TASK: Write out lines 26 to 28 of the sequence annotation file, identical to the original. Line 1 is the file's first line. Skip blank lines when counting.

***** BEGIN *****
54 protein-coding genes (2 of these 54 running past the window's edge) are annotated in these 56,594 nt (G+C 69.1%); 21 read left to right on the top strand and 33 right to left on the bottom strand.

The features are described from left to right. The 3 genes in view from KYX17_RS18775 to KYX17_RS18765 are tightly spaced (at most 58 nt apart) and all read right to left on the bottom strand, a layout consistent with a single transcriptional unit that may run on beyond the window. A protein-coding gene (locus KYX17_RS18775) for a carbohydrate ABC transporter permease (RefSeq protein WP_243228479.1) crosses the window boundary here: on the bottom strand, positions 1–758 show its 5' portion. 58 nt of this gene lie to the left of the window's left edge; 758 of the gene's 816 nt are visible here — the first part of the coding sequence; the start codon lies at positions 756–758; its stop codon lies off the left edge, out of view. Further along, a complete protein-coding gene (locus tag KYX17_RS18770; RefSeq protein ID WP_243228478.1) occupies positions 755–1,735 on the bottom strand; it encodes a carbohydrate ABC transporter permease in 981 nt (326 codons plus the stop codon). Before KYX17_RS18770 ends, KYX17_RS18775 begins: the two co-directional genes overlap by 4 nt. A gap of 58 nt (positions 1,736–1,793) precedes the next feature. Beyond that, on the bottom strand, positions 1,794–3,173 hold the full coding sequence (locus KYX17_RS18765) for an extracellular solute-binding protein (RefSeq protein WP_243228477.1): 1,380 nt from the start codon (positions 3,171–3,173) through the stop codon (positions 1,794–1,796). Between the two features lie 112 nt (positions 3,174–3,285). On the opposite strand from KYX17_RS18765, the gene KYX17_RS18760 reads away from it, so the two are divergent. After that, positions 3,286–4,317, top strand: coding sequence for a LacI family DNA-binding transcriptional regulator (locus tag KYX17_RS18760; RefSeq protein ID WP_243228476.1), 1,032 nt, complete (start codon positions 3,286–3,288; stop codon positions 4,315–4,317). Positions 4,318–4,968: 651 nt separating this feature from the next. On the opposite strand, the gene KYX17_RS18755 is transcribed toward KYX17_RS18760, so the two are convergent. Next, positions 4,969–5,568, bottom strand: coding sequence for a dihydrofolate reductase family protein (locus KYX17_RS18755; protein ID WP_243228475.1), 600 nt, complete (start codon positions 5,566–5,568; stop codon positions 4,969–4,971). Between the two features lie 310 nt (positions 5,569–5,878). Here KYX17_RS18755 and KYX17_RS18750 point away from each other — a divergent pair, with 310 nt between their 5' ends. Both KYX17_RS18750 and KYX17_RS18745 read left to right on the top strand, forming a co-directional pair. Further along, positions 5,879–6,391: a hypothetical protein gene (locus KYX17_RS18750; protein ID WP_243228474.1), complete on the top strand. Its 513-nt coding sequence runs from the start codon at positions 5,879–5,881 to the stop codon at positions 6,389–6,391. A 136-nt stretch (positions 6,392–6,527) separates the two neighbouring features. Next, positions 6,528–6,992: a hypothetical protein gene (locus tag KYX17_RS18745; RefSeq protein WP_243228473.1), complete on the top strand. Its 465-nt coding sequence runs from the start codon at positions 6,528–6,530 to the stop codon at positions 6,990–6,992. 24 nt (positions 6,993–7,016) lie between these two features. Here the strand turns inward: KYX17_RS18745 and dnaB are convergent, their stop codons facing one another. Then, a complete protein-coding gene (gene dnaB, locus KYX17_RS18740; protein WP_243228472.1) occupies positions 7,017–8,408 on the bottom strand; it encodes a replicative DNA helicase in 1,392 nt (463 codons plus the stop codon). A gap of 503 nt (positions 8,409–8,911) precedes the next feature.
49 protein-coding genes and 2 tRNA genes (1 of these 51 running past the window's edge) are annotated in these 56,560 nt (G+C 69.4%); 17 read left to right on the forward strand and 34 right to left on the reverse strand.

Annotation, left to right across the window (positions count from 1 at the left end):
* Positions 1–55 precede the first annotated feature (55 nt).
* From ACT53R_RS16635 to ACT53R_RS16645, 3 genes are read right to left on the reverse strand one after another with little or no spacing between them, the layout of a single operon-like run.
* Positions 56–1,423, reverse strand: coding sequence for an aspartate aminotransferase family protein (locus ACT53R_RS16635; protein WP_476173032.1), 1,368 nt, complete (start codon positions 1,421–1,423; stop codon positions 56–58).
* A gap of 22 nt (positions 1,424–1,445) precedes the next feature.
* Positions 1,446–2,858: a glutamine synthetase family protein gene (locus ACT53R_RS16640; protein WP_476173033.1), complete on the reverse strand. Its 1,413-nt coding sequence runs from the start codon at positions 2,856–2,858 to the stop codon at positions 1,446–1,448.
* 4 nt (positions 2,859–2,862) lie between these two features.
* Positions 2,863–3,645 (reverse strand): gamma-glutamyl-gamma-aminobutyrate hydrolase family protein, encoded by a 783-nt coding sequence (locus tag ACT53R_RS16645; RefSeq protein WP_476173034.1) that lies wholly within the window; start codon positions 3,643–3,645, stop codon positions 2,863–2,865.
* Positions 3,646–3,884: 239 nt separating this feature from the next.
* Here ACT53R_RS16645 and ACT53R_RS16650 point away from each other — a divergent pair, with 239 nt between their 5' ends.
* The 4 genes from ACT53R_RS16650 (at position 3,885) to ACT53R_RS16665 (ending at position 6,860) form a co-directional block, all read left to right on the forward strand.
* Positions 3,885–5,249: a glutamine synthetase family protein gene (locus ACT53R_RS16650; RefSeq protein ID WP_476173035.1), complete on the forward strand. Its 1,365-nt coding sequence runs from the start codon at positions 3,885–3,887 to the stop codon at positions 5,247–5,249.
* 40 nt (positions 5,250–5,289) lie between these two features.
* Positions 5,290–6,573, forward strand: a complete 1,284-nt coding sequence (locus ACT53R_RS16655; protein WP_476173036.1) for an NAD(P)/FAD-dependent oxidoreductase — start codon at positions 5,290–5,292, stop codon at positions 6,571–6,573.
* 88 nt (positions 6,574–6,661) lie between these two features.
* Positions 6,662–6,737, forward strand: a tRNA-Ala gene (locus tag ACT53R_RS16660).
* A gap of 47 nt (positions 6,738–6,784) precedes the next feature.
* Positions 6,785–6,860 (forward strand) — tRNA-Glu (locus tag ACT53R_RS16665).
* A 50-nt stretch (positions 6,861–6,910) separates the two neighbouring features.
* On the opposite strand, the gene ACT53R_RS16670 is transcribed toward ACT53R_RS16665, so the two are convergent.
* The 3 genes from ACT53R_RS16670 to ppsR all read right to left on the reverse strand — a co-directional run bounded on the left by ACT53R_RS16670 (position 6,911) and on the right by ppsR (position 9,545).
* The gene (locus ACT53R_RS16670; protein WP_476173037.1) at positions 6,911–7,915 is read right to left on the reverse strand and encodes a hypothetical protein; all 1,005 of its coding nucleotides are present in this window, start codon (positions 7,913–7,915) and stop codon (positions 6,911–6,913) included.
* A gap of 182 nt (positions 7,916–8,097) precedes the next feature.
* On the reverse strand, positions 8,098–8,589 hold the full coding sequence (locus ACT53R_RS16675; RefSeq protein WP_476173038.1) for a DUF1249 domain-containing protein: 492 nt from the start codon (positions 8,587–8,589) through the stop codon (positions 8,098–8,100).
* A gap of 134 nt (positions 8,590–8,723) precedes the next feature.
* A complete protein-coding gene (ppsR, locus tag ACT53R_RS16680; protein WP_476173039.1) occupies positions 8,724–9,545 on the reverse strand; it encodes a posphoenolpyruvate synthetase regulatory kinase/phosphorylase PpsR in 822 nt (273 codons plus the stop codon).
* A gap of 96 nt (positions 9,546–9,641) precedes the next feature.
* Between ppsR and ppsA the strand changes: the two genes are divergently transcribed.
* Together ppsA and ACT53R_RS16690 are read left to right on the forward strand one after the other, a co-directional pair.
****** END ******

* A gap of 182 nt (positions 7,916–8,097) precedes the next feature.
* On the reverse strand, positions 8,098–8,589 hold the full coding sequence (locus ACT53R_RS16675; RefSeq protein WP_476173038.1) for a DUF1249 domain-containing protein: 492 nt from the start codon (positions 8,587–8,589) through the stop codon (positions 8,098–8,100).
* A gap of 134 nt (positions 8,590–8,723) precedes the next feature.